Thus, in contrast to conventional long-haul terrestrial systems wherein dispersion compensation is provided for every span, dispersion compensation may be strategically allocated to selected spans according to a predetermined dispersion map. Dispersion compensation may be accomplished by a variety of means. Compensation may be achieved, for example, by insertion of a multi-stage EDFA with one or more DCFs inserted between the stages. If the EDFA with the DCF is inserted into a low loss span, the amount of power launched into the DCF may be minimized, thereby optimizing performance of the EDFA. Allowing dispersion to accumulate over several spans according to a dispersion map consistent with the invention also reduces the cost and complexity of the system.
Dispersion compensation may also be accomplished through use of a hybrid Raman/EDFA amplifier consistent with the invention. An exemplary embodiment of a hybrid Raman/EDFA amplifier 108-2 consistent with the invention is illustrated in
The EDFA portion 304 may be a single or multi-stage EDFA. An exemplary single-stage EDFA 400 is illustrated in
A Raman/EDFA amplifier consistent with the invention also includes a DCF 312 disposed between the Raman portion 302 and the EDFA portion 304, as illustrated in
In operation, the Raman portion of an exemplary Raman/EDFA amplifier consistent with the invention may be pumped by pump source 310 in a counter-propagating fashion to provide, e.g., 10–15 dB of Raman gain. The Raman gain may be set depending on system characteristics in order to optimize the Raman gain while minimizing the effects of noise accumulation and multi-path interference (MPI).
The EDFA portion 304 provides the remaining gain, e.g., an additional 5–15 dB, to compensate for the remaining fiber loss over any particular span. The total Raman/EDFA gain may thus be in the range from about 10–25 dB. For example, if the Raman gain for the system illustrated in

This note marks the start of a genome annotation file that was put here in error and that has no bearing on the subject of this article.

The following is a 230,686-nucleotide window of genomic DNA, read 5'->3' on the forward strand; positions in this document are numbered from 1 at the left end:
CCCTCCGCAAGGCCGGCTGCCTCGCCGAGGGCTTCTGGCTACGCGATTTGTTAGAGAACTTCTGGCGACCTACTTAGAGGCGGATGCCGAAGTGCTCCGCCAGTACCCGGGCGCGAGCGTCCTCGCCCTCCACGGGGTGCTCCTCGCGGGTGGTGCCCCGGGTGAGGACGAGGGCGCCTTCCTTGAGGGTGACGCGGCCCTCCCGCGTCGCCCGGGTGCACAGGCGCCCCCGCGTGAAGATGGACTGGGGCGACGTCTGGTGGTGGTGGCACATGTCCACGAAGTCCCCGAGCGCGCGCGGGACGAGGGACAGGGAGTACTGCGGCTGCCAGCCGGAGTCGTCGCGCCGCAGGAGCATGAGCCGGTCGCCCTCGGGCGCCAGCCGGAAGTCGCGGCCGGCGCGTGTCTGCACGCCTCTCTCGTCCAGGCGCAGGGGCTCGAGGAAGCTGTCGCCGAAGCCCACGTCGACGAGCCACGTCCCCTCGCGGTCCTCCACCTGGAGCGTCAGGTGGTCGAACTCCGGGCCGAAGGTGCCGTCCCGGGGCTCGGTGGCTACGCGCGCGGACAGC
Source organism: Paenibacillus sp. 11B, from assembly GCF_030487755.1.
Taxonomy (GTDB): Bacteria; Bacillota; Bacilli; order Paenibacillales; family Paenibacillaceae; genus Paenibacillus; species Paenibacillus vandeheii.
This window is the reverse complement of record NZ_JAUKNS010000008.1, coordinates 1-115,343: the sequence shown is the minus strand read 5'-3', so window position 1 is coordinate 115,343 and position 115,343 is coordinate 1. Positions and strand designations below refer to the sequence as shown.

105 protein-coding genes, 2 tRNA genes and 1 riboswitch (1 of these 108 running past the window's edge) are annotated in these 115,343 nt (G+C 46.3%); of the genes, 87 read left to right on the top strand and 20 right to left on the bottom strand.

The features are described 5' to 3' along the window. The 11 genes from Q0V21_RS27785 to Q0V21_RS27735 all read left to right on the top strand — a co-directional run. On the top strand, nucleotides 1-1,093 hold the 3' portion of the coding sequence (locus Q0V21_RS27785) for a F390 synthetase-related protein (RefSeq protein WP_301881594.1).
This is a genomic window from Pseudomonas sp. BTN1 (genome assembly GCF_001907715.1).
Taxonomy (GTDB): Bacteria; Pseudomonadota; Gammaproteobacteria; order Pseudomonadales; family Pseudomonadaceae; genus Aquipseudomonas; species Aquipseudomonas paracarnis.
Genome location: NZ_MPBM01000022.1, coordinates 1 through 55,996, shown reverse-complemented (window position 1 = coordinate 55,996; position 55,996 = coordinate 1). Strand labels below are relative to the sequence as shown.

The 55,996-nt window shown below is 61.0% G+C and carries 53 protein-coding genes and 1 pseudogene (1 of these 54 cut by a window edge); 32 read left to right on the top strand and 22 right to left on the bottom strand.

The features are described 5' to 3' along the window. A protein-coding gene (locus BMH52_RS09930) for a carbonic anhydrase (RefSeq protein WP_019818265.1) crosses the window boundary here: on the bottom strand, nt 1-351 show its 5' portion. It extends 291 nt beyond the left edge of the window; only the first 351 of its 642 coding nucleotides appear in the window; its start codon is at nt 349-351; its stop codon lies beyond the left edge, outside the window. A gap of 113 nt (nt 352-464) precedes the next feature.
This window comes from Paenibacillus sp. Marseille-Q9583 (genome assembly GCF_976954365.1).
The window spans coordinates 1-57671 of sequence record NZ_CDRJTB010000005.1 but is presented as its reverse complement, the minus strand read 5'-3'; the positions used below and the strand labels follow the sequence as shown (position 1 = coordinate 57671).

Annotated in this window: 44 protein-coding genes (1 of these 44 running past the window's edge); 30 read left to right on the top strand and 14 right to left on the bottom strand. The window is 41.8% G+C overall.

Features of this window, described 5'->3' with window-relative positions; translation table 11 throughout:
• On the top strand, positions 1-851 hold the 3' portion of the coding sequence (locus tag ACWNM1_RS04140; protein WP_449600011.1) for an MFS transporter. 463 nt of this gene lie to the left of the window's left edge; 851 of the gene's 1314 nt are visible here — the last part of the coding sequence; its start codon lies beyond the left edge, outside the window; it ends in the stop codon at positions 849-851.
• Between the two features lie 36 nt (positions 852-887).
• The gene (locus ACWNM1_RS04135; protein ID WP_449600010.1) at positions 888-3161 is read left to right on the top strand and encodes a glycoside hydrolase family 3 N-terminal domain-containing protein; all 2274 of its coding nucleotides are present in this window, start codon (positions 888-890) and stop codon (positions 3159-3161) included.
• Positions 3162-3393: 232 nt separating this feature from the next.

To provide a medium level of EDFA gain necessary in a Raman/EDFA amplifier consistent with the present invention, e.g., from about 5 db to about 15 dB, a single-stage EDFA amplifier with a high pump power may be used. This allows for vastly improved noise performance compared to a conventional two stage EDFA with a DCF in between the stages. Also, the DCF 312 allows adherence to a dispersion map as illustrated, for example, in
The embodiments that have been described herein, however, are but some of the several which utilize this invention and are set forth here by way of illustration but not of limitation. It is obvious that many other embodiments, which will be readily apparent to those skilled in the art, may be made without departing materially from the spirit and scope of the invention.
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|U.S. Classification||398/147, 398/160, 385/126, 359/341.1, 398/140, 398/159, 385/128, 359/337.5, 385/31, 359/334, 398/141, 398/158, 398/148, 385/27, 385/123, 385/24|
|Jan 28, 2002||AS||Assignment|
Owner name: TYCOM (US) INC., NEW JERSEY
Free format text: ASSIGNMENT OF ASSIGNORS INTEREST;ASSIGNORS:NISSOV, MORTEN;PILIPETSKII, ALEXEI;GOLOVCHENKO, EKATERINA;AND OTHERS;REEL/FRAME:012548/0088
Effective date: 20020124
|Jun 29, 2006||AS||Assignment|
Owner name: TYCO TELECOMMUNICATIONS (US) INC., NEW JERSEY
Free format text: CHANGE OF NAME;ASSIGNOR:TYCOM (US) INC.;REEL/FRAME:017866/0747
Effective date: 20020102
|Mar 27, 2007||CC||Certificate of correction|
|Apr 12, 2010||AS||Assignment|
Owner name: TYCO ELECTRONICS SUBSEA COMMUNICATIONS LLC,NEW JER
Free format text: CHANGE OF NAME;ASSIGNOR:TYCO TELECOMMUNICATIONS (US) INC.;REEL/FRAME:024213/0531
Effective date: 20091228
Owner name: TYCO ELECTRONICS SUBSEA COMMUNICATIONS LLC, NEW JE
Free format text: CHANGE OF NAME;ASSIGNOR:TYCO TELECOMMUNICATIONS (US) INC.;REEL/FRAME:024213/0531
Effective date: 20091228